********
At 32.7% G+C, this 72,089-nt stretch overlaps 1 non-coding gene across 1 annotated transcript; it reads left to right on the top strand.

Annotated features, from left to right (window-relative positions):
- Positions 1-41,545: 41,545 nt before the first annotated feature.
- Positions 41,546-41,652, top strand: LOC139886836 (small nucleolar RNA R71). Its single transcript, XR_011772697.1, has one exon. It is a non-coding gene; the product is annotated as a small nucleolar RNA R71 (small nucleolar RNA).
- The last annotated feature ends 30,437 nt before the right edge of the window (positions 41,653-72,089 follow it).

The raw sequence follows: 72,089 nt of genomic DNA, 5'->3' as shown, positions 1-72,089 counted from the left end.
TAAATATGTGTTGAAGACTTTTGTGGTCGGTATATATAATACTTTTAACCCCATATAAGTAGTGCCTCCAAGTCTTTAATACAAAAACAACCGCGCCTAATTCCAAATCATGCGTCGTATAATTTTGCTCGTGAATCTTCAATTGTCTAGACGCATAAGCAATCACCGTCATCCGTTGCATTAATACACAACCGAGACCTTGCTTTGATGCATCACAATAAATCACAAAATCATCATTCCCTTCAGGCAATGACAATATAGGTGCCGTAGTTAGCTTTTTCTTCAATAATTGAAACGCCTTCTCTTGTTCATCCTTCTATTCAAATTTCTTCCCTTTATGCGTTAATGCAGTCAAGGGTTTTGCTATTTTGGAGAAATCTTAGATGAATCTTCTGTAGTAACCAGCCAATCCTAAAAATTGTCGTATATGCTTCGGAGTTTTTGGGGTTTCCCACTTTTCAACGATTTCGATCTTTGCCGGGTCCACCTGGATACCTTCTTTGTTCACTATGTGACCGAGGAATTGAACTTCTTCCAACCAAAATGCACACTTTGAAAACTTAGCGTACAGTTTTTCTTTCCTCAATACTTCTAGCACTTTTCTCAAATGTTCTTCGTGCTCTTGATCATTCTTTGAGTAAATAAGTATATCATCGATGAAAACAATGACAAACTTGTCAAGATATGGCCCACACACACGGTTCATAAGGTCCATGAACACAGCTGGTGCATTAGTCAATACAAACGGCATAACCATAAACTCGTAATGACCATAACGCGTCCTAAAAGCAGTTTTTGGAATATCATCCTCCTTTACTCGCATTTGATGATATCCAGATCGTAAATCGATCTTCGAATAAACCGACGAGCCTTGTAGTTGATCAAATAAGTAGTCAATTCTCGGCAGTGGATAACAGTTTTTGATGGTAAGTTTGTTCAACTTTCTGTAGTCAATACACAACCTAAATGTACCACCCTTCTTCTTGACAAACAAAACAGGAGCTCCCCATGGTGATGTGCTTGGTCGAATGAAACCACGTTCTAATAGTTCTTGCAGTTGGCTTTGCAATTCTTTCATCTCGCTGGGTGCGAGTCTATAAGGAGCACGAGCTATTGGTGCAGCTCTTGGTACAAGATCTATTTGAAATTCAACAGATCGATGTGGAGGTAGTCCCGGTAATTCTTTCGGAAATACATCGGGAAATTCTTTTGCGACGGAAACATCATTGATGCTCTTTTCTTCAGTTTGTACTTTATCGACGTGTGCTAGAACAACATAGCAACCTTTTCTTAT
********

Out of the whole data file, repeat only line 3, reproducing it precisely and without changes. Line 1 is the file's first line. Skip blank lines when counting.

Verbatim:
- Positions 1-41,545: 41,545 nt before the first annotated feature.